Wanderings in Black and Red

Monday, the 30th of September, 2002

Thai-style Fried Fish with Mango Salad
two 6-ounce rockfish filets (or other white fish)
1-2 cups vegetable oil
1 green mango
2 shallots
5 bird's-eye chilies
2-3 tbsp fish sauce
1 lime
1/4 cup roasted cashews
1/2 cup rice

  1. Mix salad
    Shave off thin curls of lime skin and set aside. Slice the mango into thin strips no bigger than 1/4 inch wide. Dice the shallots and chilies and mix in a bowl with the mango pieces. Cut the lime in half and squeeze the juice of one half into the bowl. Add fish sauce to taste.

  2. Cook lime rice
    Pour 1 tbsp oil into a medium saucepan. Saute the lime curls for a minute or two and add rice. When the rice has started to turn opaque, squeeze in the other half of the lime, add at least a cup of water and cover. Cook over medium heat until all the water has been absorbed and set aside.

  3. Fry the fish
    Pour the oil into the saucepan and heat. When the oil is hot, add the fish filets. Fry, turning over occasionally, until both sides are golden brown and the fish flakes apart easily. Lay the filets on paper towels to drain away remaining oil while you dish up the rice and salad.

  4. Serve it
    Mound the rice up on a plate. Serve the fish next to it with the salad. Drip a bit of the leftover juice from the salad onto the fish. Serves 2; people who don't like spicy dishes should pick out the chilies.

Sunday, the 29th of September, 2002

Thursday, the 26th of September, 2002

Friday, the 20th of September, 2002

Tangy Baked Chicken with Cucumber Salad (quick and easy!)
2 chicken breast halves
1/8 teaspoon ground red pepper
1/4 cup Catalina dressing
1 tablespoon Dijon mustard
1 teaspoon Worcestershire sauce
1/2 cup sour cream
1 tablespoon mirin (or white wine vinegar)
1 teaspoon sugar
1/4 teaspoon dill
1/4 teaspoon salt
1 cucumber

  1. Prepare chicken
    Rinse the chicken breasts off and pat them dry. Mix the salad dressing, mustard, and Worcestershire sauce and spread the resulting sauce lightly on one side of the chicken breasts. Flip them over. Mix the red and black pepper and sprinkle it evenly over the top of the chicken breasts. Brush more sauce onto the chicken breasts.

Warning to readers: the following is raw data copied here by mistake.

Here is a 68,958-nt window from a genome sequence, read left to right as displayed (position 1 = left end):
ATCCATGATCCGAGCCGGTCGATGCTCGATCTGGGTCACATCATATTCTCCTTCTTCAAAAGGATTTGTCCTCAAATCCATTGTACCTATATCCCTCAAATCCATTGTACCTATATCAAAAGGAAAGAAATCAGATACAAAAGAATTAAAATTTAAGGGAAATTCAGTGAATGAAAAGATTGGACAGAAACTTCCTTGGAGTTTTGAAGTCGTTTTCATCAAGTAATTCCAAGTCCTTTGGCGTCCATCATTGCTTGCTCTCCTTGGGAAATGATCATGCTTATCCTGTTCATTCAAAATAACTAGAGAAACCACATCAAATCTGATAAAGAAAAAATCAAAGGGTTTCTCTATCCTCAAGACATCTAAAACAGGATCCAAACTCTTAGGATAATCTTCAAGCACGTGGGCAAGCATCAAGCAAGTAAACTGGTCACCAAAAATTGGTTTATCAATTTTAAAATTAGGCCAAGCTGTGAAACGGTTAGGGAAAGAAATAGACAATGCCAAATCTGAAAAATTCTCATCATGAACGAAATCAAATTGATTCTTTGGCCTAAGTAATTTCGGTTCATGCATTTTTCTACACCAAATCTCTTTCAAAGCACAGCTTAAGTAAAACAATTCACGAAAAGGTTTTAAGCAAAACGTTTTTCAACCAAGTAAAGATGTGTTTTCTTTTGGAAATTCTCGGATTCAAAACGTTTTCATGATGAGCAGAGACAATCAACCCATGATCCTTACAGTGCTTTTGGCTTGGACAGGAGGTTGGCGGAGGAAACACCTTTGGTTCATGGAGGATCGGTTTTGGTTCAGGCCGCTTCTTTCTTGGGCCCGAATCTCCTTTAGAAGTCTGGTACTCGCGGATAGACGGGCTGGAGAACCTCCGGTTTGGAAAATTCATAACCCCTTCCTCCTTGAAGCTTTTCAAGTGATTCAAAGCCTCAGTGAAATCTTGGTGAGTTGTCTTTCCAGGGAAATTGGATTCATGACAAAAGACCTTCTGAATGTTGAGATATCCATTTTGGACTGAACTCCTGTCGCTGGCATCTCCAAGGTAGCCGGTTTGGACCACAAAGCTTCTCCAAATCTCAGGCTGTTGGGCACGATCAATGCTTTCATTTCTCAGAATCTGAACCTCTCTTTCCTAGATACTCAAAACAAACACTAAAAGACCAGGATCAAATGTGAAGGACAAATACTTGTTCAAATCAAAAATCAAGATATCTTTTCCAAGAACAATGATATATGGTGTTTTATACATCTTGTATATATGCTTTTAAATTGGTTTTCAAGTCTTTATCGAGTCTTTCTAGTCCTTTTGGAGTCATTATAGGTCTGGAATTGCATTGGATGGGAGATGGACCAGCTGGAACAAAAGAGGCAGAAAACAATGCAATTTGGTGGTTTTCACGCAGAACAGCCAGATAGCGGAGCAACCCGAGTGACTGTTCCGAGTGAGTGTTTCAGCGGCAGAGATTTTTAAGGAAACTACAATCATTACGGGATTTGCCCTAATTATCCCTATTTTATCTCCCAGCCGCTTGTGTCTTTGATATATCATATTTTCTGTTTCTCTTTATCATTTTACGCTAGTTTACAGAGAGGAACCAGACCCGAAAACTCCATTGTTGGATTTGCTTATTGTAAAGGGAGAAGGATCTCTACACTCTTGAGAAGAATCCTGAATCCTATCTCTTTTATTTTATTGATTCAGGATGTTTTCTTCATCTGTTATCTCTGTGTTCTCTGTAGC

2. Cook the chicken
    Put the chicken breasts onto a shallow baking dish. Bake at 375 degrees Fahrenheit for about 22 minutes.

  3. Make the salad
    Find a tupperware bowl that holds at least a quart and has a lid that fits well. Mix the sour cream, vinegar, sugar, dill, and salt. Cut a cucumber down its length, then slice it into thin pieces. Toss the pieces into the bowl. Cover the bowl and shake vigorously. Leave it in the refrigerator until the chicken is ready.

  4. Serve it
    If there is any sauce left, put it in a small saucepan or a pyrex dish and heat it until it bubbles. Pour it over the chicken breasts and serve with the cucumber salad.

Thursday, the 19th of September, 2002

Sunday, the 15th of September, 2002

Saturday, the 14th of September, 2002

Friday, the 13th of September, 2002

Kelly and I have been thinking about selling our cars and getting one vehicle to share. I work from home, and she's heading back to school, so neither of us needs a car very often. Yet we each pay full insurance and parking every month.

She'd just sell her car and save the money, but my vehicle is an off-road-built Suzuki Samurai and its heavy-duty clutch gives her a lot of trouble so I'd have to do all the driving. Besides, it's small, noisy, and a bit uncomfortable. It works, and I'd happily keep on driving it until the day it collapses into a heap of dust, but it will never be a particularly nice way to get around.

We haven't really decided what we're going to do yet - I don't know whether I can handle the idea of only having one car, and I'm not sure I'm willing to sell my Samurai after putting so much work into it - but we've been doing a bit of research and took our first test drives tonight. The candidates were a '98 Isuzu Amigo, a '98 Toyota RAV4, and a '95 Geo Tracker.

The Amigo is the clear leader so far. It feels roomy but isn't actually any bigger than Kelly's Tracer. It has a nice solid chassis and a proper 4x4 drivetrain; probably not as off-road capable as my Samurai, but good enough to get as far out into the wilderness as we like to go. The engine is both strong and quiet, and there are lift kits available for better off-road capability. There's a sunroof and a removable top. The rear seat is big enough for adults to ride comfortably. The one flaw is that it gets a mere 23 mpg. This is a problem and it remains to be seen whether its virtues will be strong enough to make up for its gas-hungry nature.

We were disappointed with the RAV4. For the price, it's nothing special. The rear seat is kind of cramped, but there's not a great deal of cargo room. The driving performance is nothing special (though we only tried the automatic, and it's possible the 5-speed has more Fahrvergnügen) and the engine has a pronounced buzz under load. It's a nice enough car, but if I wanted a car I'd buy something more fun that cost less and didn't pretend to be an off-road vehicle.